What is it exactly that I love about jazz? It's hard to put into words, but its swing and blues tonalities resonate in my soul in a way that no other music does. Jazz is America's "classical music"; it is truly America's gift to the world. Its hypnotic rhythms, and its syncopation, with the melody falling just a smidge ahead or behind the beat, give a feeling of forward motion, a sense of tension and release, that never fail to enthrall me, to grab and hold my attention and never let it go. When a jazz master improvises on a common theme, I continue to hear that theme in my head during the presentation; together, the theme and the overlying improvisation create for me a beautiful and exciting internal counterpoint. Finally, a live jazz performance is truly a once-in-a-lifetime event; an improvised solo will never, ever be played in exactly that same manner again. This fact gives the jazz performance an immediacy, uniqueness, and evanescence (like a snowflake, bubble, or sunset) that totally composed music can never attain. For me, these qualities keep jazz ever fresh and new, and ever fascinating.

From Ginger Wireman

I have a son who plays bass, and I love watching him interact with the others when they play, the eye contact and nods that are a secret language only they understand... I love jazz because of the creativity and fluidity it allows musicians. I love when they pull quotes from other songs. Drummers and pianists, in particular blow my mind.

I was first exposed to jazz records in my home growing up, big band and swing. But I was a band kid in HS and college (well more like a band groupie in marching band color guard). I learned to like all styles.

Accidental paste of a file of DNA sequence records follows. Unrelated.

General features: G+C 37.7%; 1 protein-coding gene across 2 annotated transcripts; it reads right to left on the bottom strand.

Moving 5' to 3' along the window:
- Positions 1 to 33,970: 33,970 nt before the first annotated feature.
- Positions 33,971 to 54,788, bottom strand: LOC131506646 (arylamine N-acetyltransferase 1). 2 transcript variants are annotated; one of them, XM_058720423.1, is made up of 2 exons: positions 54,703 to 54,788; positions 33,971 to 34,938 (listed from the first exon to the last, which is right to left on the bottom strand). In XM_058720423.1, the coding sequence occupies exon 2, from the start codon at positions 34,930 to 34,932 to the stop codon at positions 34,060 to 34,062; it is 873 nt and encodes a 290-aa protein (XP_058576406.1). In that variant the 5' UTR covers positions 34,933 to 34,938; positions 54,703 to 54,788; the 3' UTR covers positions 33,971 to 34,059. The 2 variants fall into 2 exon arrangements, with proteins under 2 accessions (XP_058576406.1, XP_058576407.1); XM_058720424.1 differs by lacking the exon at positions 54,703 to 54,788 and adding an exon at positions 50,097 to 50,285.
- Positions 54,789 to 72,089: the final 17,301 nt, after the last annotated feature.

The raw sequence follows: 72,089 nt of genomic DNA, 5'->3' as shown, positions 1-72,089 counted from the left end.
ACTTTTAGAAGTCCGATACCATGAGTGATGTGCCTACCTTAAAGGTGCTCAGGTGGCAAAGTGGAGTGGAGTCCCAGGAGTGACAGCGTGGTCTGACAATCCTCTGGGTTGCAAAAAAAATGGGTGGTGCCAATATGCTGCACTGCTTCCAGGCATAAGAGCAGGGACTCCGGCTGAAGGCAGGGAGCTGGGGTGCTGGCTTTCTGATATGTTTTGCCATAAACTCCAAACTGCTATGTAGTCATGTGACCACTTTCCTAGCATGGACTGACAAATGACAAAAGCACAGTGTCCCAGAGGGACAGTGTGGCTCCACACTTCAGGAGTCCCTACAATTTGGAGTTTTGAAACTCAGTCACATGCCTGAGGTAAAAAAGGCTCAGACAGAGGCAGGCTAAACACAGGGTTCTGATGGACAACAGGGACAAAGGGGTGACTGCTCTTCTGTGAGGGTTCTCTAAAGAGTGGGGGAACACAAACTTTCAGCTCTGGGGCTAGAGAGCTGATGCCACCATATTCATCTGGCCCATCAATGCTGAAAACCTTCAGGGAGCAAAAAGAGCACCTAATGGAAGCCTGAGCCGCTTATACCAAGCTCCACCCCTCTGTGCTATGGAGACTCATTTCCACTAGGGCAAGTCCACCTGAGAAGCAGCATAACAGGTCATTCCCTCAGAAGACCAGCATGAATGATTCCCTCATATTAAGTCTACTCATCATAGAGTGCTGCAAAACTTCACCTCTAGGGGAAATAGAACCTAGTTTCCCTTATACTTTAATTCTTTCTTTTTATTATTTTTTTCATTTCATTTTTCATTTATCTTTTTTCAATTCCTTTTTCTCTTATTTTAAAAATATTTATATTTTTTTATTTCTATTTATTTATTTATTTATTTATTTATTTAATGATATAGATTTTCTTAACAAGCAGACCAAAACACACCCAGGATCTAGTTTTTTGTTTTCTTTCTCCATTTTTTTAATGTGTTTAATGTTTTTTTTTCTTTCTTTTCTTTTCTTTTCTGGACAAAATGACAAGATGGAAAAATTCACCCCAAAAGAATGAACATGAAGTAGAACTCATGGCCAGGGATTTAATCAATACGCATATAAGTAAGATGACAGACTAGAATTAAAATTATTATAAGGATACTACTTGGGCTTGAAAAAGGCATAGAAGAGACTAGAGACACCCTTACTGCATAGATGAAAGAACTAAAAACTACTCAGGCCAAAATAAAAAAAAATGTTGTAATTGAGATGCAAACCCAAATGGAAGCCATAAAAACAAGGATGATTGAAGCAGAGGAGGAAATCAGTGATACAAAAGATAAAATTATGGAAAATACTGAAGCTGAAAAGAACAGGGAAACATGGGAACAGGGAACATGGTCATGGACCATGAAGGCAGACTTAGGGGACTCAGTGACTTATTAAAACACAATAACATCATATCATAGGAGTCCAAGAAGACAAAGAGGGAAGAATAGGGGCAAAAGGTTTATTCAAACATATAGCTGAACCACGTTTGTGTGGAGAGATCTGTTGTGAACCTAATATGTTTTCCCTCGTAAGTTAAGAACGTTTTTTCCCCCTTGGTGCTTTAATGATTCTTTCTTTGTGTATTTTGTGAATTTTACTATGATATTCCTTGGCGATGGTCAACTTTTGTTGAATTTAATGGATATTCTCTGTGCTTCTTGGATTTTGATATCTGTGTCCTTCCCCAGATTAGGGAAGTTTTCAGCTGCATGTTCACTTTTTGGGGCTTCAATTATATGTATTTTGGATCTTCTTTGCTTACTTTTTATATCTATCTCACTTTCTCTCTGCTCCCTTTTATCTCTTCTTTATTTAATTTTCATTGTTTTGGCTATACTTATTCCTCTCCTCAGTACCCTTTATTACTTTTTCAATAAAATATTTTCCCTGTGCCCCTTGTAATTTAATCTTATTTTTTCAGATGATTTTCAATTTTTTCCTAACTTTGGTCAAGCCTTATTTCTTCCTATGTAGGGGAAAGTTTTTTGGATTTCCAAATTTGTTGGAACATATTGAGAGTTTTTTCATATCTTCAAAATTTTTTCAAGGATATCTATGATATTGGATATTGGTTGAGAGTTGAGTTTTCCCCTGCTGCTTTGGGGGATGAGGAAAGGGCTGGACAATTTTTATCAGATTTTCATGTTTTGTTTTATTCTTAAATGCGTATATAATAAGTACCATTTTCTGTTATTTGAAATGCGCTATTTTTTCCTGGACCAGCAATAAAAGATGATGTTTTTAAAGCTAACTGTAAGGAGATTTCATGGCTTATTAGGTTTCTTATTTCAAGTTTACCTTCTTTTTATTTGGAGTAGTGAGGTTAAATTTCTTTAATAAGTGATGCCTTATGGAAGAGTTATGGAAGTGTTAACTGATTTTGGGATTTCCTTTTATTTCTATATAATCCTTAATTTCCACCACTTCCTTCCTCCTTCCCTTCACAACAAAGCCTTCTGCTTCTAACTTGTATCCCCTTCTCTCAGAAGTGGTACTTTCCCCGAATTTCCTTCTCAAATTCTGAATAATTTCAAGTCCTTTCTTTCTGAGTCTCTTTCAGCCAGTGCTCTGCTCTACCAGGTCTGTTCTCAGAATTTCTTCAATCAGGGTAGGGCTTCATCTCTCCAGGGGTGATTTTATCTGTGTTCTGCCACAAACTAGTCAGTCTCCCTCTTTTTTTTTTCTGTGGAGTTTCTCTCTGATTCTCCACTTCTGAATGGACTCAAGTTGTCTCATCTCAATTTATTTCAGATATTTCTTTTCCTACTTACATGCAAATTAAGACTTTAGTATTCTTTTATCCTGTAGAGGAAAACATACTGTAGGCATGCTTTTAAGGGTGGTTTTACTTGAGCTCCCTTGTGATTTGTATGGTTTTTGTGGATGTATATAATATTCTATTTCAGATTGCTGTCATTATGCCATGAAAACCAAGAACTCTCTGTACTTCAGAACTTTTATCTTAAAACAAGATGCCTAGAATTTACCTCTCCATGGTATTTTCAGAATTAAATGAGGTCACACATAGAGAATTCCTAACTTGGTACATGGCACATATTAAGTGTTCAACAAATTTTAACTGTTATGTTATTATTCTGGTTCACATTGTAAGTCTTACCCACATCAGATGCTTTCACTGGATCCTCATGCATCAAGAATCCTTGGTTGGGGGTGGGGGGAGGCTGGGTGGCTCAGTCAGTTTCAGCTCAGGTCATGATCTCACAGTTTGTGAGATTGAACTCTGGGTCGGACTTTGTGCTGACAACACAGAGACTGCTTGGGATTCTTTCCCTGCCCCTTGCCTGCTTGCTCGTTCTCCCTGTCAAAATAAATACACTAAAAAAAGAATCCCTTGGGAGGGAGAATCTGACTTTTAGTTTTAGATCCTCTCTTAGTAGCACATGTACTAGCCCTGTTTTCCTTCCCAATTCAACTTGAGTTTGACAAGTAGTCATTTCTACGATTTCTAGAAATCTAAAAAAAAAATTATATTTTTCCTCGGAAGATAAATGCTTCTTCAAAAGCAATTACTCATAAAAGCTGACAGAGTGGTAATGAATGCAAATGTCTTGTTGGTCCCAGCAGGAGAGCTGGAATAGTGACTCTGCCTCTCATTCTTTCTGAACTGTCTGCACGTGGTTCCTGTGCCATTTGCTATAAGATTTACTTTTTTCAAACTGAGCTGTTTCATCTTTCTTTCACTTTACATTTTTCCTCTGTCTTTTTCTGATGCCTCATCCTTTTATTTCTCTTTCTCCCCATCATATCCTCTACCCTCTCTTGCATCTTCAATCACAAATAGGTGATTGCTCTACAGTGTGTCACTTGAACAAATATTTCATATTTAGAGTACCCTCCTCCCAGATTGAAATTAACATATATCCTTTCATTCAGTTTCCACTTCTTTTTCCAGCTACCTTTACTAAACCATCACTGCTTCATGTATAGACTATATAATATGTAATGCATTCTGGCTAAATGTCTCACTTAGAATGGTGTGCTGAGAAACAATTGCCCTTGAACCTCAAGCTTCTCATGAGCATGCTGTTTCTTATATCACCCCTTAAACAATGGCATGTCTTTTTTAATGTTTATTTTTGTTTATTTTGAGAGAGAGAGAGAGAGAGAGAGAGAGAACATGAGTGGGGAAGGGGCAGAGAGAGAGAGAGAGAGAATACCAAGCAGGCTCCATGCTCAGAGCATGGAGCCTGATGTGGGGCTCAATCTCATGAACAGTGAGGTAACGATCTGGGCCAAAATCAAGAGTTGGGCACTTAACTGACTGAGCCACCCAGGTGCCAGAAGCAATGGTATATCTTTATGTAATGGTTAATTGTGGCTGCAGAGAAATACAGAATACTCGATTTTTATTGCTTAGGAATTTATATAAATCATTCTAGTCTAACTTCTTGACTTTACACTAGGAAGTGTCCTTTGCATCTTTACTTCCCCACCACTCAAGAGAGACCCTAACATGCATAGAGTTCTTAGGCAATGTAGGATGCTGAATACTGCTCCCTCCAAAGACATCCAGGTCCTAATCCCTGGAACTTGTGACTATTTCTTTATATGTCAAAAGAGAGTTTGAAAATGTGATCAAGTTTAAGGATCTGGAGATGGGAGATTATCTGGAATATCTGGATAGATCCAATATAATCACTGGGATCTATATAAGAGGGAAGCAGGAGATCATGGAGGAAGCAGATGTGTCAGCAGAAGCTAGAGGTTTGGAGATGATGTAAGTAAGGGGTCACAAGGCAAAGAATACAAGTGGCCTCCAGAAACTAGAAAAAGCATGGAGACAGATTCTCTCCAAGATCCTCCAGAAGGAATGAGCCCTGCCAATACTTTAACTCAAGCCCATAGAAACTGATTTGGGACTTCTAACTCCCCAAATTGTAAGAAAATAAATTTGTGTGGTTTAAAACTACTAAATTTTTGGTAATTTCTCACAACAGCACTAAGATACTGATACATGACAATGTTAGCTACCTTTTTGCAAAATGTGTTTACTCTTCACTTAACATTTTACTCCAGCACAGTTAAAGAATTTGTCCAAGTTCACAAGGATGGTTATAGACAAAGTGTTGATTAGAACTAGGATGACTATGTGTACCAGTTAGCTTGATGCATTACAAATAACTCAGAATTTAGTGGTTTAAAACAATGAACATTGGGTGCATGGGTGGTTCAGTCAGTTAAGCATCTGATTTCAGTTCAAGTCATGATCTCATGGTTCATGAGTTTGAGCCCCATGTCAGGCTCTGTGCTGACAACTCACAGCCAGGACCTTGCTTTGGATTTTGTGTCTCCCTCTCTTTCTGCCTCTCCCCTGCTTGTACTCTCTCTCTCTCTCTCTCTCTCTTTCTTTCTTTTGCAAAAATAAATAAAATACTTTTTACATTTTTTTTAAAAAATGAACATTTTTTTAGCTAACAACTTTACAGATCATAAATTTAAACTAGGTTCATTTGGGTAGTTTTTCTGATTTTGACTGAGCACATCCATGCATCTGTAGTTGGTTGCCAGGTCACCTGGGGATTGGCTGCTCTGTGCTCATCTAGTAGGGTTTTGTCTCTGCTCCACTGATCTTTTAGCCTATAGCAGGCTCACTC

The best show I ever attended was Gordon Goodwin's Big Phat Band, just last fall. Those guys are just amazing players, so much fun. My advice to new listeners is to try different periods and types of jazz. There's jazz for everyone. If you find someone you like, do a little research to see who they were influenced by and follow that path.

Also, sign up for Jazz at Lincoln Center on Livestream, especially if you're not in a big city and don't have access to live shows.

From Nina Beck

I was first exposed to jazz circa 1973, when I met a fellow who ran "Kappy's" Record Store over near 10th Ave., on 42nd St. in NYC. We really "clicked" and when I told him I played piano and went to Music & Art HS, and had just started at City College of NY as a music major, he asked if I liked jazz...I said yes but I didn't know much about it, but that I did have sheet music for many popular 1920's through 1940's tunes by noted composers (Porter; Gershwins; Irving Berlin; Rodgers & Hammerstein/Hart; Jerome Kern; Lerner & Loewe; etc.) that my mother had sung beautifully starting in the 1940's including tons of famous show tunes, and I played many of those songs already. SOOOO... he started me off LP's by Oscar Peterson, Art Tatum, Bud Powell, Errol Garner, Bill Evans, Monty Alexander, Charlie Byrd, and Dave Brubeck... does it get any better than that? ...No, it doesn't. I was hooked!!

I met and had a master class with the late music giant John Lewis, leader of the Modern Jazz Quartet! This was at CCNY in 1977. I was blessed! It was an incredible class... how could it have been anything else?!?!

The first jazz record I bought was...I bought numerous records from my friend at the record store, as mentioned above. He introduced me to nothing but music giants/legends! I think The Dave Brubeck Quartet, Greatest Hits, was actually the first one.